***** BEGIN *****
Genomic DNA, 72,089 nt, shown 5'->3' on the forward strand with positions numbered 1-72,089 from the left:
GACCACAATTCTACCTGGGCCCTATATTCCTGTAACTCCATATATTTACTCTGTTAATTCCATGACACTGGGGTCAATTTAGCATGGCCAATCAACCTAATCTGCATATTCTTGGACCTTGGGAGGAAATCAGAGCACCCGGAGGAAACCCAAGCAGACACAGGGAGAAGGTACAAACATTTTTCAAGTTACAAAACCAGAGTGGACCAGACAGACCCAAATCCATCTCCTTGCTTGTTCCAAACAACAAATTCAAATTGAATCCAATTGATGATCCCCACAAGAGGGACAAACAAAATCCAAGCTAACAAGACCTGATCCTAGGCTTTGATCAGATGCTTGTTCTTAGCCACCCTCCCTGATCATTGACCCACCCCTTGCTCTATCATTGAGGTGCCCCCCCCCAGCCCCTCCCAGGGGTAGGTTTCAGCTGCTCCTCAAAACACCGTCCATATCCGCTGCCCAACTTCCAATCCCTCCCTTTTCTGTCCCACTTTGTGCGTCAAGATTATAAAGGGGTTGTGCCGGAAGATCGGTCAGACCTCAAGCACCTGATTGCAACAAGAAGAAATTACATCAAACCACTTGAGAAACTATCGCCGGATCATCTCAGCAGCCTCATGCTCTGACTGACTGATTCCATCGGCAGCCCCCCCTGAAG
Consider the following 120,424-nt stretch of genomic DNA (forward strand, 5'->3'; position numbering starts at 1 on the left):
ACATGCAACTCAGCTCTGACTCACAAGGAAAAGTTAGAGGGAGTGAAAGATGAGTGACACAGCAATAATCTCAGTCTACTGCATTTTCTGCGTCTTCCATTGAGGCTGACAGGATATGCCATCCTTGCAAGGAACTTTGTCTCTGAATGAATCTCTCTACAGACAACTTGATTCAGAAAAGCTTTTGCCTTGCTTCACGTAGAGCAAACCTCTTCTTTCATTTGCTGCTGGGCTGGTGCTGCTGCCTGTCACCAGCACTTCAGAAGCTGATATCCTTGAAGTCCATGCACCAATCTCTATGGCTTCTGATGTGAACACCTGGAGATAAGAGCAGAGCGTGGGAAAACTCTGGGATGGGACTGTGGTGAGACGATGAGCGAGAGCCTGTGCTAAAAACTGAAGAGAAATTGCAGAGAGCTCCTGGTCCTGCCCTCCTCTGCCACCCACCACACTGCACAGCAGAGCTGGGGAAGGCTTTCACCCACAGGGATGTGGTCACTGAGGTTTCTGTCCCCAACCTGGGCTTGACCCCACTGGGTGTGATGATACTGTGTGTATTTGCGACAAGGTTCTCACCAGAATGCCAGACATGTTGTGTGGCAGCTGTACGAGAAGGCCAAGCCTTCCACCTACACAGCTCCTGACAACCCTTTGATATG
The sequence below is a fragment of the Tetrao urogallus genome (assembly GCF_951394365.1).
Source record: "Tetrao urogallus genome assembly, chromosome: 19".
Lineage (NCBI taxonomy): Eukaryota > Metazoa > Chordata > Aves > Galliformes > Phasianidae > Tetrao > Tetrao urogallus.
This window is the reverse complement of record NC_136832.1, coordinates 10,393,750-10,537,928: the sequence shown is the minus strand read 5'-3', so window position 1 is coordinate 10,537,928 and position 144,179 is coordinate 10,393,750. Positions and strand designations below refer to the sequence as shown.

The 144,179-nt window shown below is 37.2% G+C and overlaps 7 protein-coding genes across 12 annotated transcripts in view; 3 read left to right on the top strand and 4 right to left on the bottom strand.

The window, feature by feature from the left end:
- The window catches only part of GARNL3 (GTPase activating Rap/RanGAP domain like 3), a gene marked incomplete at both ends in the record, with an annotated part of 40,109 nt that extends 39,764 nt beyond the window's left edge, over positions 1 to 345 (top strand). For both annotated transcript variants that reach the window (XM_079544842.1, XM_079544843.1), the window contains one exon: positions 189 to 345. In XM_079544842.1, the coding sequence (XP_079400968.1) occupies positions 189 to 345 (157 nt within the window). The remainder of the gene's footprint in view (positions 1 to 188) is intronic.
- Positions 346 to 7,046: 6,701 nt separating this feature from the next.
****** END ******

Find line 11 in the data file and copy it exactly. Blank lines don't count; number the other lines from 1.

- The window catches only part of GARNL3 (GTPase activating Rap/RanGAP domain like 3), a gene marked incomplete at both ends in the record, with an annotated part of 40,109 nt that extends 39,764 nt beyond the window's left edge, over positions 1 to 345 (top strand). For both annotated transcript variants that reach the window (XM_079544842.1, XM_079544843.1), the window contains one exon: positions 189 to 345. In XM_079544842.1, the coding sequence (XP_079400968.1) occupies positions 189 to 345 (157 nt within the window). The remainder of the gene's footprint in view (positions 1 to 188) is intronic.